Don Camillo is a priest in a small Italian village who is shocked when he finds out Communists have won the election and that his arch nemesis, die-hard Marxist Peppone, became the new mayor. Don Camillo is temperament and speaks with the statue of Jesus Christ, thus he interupts the Communists speech with the church bells. But even though he argues with Peppone, he is also his friend and respects him. When a general strike breaks out, Don Camillo convinces him to break the rule and milk the exhausted cows, and their rivalry even continues in a soccer game. He also helps the young Gina and Mariolino to get married and respects the last wish of the deceased Kristina. When he gets moved to another town after a fight, Peppone wishes him all the best.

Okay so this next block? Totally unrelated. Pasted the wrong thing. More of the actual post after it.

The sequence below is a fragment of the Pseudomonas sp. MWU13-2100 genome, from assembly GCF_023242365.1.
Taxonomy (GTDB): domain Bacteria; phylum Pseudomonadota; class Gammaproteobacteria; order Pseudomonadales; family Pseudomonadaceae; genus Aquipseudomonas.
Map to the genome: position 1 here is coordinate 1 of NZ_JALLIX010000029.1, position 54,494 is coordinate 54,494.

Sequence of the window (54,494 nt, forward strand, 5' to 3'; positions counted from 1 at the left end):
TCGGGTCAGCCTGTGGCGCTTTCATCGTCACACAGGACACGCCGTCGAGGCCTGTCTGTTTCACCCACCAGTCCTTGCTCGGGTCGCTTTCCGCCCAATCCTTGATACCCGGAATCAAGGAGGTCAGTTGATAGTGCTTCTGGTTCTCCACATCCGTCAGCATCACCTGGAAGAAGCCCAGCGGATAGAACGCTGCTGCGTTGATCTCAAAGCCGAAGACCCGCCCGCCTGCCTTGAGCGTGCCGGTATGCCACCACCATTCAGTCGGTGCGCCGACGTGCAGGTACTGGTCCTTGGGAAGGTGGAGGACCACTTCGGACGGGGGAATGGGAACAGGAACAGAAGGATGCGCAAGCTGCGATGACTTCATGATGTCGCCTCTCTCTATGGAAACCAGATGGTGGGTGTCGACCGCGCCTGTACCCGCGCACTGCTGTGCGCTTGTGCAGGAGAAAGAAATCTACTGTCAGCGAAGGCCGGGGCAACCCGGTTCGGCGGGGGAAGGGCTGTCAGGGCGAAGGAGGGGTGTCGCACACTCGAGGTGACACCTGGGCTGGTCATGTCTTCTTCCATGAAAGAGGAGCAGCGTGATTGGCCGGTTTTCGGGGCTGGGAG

Nominated for a BAFTA in the category of best film from any source, Julien Duvivier's "The Little World of Don Camillo" is an amusing, light-hearted comedy about the clash between two different perspectives, the religious priest Don Camillo and the secular Communist mayor Peppone. The story avoided any deeper or complicated views into the human spirit and offered philosophical questions only in sparse traces, refusing to be anything but a simple comedy, but it has it's moments. The character of Don Camillo, played very well by comedian Fernandel, is truly interesting: he hears the voice of Jesus Christ coming from the crucifix and giving him advice, interrupts the speech of the Communists with loud church bells and even starts a fight with a dozen youngsters who made fun out of him when he was riding a bicycle. At moments, his profession as a priest is rather questionable and heavy handed, like when it turns out that he hides a gun in his church (!) and doesn't hesitate to use force to achieve his goals, leading sometimes to bizarre contradictions and even causing some TV stations to censor some parts of the film. The Romeo and Juliet subplot involving characters Gina and Mariolino is completely unnecessary and the direction is straight-forward, but the story's symbolical insight into the post-war Italy struggling between tradition and reforms has enough points and some gags are pretty good, like the situation where the old Kristina still regards the grown up men in the Communist party as little brats since she played babysitter for them them when they were still kids.